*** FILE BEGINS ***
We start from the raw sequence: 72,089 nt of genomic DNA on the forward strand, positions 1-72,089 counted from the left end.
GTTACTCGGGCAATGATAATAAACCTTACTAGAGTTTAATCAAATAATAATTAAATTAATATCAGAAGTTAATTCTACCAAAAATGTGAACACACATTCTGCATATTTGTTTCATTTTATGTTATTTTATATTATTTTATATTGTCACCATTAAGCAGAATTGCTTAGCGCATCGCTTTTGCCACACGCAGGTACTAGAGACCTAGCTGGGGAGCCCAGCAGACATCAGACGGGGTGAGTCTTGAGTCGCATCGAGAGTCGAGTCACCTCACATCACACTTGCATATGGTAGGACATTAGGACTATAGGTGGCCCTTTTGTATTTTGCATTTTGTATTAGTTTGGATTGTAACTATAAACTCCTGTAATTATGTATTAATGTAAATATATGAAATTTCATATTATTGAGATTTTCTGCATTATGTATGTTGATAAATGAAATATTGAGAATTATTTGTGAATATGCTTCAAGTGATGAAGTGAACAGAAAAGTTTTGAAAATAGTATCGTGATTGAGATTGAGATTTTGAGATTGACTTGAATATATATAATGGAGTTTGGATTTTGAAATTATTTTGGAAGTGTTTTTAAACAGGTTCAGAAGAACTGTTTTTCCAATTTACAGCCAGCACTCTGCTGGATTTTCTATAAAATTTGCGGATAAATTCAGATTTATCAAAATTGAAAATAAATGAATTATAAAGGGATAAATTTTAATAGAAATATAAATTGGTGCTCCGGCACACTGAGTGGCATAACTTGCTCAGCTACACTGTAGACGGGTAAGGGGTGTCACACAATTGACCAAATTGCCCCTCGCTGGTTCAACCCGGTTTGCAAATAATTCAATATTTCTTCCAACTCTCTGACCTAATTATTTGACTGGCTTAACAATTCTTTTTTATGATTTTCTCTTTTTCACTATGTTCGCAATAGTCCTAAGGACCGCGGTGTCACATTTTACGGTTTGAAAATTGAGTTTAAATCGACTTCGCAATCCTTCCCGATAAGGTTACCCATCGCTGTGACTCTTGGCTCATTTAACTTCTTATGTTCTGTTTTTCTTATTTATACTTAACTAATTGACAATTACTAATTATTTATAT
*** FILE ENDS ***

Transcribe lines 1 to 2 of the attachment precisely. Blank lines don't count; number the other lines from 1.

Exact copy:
We start from the raw sequence: 72,089 nt of genomic DNA on the forward strand, positions 1-72,089 counted from the left end.
GTTACTCGGGCAATGATAATAAACCTTACTAGAGTTTAATCAAATAATAATTAAATTAATATCAGAAGTTAATTCTACCAAAAATGTGAACACACATTCTGCATATTTGTTTCATTTTATGTTATTTTATATTATTTTATATTGTCACCATTAAGCAGAATTGCTTAGCGCATCGCTTTTGCCACACGCAGGTACTAGAGACCTAGCTGGGGAGCCCAGCAGACATCAGACGGGGTGAGTCTTGAGTCGCATCGAGAGTCGAGTCACCTCACATCACACTTGCATATGGTAGGACATTAGGACTATAGGTGGCCCTTTTGTATTTTGCATTTTGTATTAGTTTGGATTGTAACTATAAACTCCTGTAATTATGTATTAATGTAAATATATGAAATTTCATATTATTGAGATTTTCTGCATTATGTATGTTGATAAATGAAATATTGAGAATTATTTGTGAATATGCTTCAAGTGATGAAGTGAACAGAAAAGTTTTGAAAATAGTATCGTGATTGAGATTGAGATTTTGAGATTGACTTGAATATATATAATGGAGTTTGGATTTTGAAATTATTTTGGAAGTGTTTTTAAACAGGTTCAGAAGAACTGTTTTTCCAATTTACAGCCAGCACTCTGCTGGATTTTCTATAAAATTTGCGGATAAATTCAGATTTATCAAAATTGAAAATAAATGAATTATAAAGGGATAAATTTTAATAGAAATATAAATTGGTGCTCCGGCACACTGAGTGGCATAACTTGCTCAGCTACACTGTAGACGGGTAAGGGGTGTCACACAATTGACCAAATTGCCCCTCGCTGGTTCAACCCGGTTTGCAAATAATTCAATATTTCTTCCAACTCTCTGACCTAATTATTTGACTGGCTTAACAATTCTTTTTTATGATTTTCTCTTTTTCACTATGTTCGCAATAGTCCTAAGGACCGCGGTGTCACATTTTACGGTTTGAAAATTGAGTTTAAATCGACTTCGCAATCCTTCCCGATAAGGTTACCCATCGCTGTGACTCTTGGCTCATTTAACTTCTTATGTTCTGTTTTTCTTATTTATACTTAACTAATTGACAATTACTAATTATTTATAT